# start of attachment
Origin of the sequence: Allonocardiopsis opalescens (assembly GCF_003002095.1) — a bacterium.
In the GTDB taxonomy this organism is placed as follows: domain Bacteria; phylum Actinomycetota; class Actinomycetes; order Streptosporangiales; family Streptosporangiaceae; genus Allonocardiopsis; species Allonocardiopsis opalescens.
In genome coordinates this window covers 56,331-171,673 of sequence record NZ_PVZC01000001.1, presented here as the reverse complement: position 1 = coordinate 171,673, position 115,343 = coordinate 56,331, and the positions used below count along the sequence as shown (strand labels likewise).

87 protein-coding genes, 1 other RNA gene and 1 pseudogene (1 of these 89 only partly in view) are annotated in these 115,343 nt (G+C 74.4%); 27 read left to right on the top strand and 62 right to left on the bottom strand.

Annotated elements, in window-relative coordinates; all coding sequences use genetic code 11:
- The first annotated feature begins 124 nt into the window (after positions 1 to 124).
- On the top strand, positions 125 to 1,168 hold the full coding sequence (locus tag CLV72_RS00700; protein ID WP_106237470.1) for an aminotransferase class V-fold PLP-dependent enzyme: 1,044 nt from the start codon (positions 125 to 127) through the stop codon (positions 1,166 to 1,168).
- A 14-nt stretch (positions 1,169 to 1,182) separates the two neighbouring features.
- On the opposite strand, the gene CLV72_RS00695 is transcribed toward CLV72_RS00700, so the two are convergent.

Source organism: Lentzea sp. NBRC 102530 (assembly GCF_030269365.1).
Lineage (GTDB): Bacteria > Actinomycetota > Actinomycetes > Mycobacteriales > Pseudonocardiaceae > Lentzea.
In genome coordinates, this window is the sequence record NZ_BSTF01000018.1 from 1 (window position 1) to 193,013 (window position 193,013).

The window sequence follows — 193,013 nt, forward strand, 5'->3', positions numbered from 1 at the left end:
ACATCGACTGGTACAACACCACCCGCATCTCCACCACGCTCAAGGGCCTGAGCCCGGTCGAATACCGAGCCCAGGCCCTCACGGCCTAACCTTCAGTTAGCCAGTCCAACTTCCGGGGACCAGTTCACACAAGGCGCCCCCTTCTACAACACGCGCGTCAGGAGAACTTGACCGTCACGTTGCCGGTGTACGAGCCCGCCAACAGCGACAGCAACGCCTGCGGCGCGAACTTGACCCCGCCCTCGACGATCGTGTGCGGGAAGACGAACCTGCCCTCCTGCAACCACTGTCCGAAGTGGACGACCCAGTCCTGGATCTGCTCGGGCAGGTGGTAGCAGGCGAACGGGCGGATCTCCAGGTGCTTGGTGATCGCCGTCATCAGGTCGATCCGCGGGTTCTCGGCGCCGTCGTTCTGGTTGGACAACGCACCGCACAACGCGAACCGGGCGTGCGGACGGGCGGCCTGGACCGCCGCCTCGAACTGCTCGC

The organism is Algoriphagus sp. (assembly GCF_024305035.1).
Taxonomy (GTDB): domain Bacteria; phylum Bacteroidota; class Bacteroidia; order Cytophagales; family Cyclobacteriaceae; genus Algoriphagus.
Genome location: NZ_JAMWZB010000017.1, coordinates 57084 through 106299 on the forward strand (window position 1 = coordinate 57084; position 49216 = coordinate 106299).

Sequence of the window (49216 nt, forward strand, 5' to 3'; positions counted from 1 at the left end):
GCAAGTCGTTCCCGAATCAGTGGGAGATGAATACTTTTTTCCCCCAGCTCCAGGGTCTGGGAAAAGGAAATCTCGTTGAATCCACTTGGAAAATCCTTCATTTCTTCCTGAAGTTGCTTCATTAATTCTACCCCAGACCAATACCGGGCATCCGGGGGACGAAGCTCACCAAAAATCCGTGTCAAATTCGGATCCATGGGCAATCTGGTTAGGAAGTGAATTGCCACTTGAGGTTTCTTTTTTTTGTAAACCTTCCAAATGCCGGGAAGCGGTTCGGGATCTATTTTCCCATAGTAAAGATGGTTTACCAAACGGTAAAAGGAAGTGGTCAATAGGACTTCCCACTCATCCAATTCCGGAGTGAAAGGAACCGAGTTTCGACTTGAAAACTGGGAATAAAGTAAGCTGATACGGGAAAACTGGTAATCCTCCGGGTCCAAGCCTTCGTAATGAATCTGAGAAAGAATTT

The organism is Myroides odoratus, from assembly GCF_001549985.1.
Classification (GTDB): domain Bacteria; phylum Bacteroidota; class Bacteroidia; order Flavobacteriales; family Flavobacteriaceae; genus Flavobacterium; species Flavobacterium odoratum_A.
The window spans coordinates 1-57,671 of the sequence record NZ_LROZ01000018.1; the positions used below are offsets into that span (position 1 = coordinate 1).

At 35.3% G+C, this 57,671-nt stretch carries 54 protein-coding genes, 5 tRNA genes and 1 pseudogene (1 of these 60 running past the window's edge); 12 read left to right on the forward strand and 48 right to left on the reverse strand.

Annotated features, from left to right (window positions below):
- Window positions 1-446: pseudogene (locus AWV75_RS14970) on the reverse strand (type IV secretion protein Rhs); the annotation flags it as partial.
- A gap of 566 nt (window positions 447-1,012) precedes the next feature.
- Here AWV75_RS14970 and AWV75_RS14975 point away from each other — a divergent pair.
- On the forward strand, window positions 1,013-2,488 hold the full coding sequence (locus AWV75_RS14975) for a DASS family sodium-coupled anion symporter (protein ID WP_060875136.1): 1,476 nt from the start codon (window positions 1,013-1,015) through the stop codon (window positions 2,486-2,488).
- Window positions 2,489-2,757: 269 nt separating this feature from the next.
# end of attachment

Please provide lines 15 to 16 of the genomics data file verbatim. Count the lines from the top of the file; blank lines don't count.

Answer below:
The organism is Algoriphagus sp. (assembly GCF_024305035.1).
Taxonomy (GTDB): domain Bacteria; phylum Bacteroidota; class Bacteroidia; order Cytophagales; family Cyclobacteriaceae; genus Algoriphagus.